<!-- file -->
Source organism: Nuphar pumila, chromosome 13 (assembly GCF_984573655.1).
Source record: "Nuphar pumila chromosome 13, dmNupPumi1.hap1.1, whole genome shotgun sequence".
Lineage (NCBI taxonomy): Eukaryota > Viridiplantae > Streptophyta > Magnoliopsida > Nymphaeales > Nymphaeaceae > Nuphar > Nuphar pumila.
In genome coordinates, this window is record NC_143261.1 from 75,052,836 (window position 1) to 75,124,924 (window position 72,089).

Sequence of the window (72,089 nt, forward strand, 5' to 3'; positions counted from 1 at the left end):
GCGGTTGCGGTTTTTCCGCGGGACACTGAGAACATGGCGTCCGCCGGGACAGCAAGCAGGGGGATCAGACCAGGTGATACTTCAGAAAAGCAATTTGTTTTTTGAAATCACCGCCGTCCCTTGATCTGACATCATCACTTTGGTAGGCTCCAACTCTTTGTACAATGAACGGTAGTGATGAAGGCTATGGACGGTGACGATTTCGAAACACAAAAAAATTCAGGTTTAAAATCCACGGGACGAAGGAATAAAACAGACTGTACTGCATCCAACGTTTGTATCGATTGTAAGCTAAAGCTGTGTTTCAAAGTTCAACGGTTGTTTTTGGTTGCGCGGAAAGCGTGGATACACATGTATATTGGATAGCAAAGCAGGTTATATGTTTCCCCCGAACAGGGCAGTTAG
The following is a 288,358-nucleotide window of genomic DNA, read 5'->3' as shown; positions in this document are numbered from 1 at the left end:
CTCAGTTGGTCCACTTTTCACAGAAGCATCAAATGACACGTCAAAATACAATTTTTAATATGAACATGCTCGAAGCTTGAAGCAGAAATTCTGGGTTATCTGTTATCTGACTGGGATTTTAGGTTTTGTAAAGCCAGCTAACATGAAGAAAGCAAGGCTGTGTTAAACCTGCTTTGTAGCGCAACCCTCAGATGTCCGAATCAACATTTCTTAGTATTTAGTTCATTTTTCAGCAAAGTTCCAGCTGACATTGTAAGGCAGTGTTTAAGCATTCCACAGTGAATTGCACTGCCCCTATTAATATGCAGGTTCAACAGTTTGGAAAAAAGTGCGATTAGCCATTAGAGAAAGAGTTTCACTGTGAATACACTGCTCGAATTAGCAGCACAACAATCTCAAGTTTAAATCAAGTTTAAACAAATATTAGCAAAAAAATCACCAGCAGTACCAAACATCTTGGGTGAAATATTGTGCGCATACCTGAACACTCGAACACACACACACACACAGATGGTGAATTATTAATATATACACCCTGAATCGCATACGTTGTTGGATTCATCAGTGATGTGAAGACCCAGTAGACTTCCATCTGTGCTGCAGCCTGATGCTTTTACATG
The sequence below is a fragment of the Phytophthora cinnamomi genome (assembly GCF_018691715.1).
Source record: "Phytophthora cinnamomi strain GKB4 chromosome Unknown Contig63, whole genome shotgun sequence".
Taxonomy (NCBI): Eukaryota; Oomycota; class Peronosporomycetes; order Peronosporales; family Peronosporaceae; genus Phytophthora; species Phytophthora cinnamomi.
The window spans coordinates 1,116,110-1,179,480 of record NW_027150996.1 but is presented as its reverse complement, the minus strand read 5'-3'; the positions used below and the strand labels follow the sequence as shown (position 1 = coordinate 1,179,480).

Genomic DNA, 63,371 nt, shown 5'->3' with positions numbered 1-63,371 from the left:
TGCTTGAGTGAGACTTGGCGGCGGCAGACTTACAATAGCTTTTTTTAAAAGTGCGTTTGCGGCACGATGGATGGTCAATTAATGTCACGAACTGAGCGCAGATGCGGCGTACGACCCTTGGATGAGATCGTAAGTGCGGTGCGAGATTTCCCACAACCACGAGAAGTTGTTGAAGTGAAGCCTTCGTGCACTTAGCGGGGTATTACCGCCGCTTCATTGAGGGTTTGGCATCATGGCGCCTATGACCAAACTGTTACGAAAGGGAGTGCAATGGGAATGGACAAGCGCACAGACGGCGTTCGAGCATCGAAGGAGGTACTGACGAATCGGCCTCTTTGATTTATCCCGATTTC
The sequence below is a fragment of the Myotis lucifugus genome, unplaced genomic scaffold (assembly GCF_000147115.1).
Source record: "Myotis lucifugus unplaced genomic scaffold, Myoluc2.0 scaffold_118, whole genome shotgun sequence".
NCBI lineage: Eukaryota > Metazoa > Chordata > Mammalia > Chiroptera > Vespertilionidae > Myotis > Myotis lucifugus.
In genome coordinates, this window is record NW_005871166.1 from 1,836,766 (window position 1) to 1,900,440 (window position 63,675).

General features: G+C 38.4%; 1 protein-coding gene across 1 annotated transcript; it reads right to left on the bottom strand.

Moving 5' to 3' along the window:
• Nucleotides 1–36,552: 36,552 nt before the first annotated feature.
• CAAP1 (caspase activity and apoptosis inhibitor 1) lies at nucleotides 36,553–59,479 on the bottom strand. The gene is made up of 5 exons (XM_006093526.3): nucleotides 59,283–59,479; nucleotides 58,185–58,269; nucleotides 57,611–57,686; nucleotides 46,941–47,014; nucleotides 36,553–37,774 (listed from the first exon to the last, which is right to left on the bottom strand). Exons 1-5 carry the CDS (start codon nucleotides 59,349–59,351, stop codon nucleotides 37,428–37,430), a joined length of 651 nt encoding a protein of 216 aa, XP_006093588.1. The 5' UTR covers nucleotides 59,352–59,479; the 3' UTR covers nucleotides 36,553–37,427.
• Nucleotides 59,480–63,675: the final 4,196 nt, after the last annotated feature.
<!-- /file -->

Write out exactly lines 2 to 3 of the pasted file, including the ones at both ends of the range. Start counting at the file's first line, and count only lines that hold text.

Source record: "Nuphar pumila chromosome 13, dmNupPumi1.hap1.1, whole genome shotgun sequence".
Lineage (NCBI taxonomy): Eukaryota > Viridiplantae > Streptophyta > Magnoliopsida > Nymphaeales > Nymphaeaceae > Nuphar > Nuphar pumila.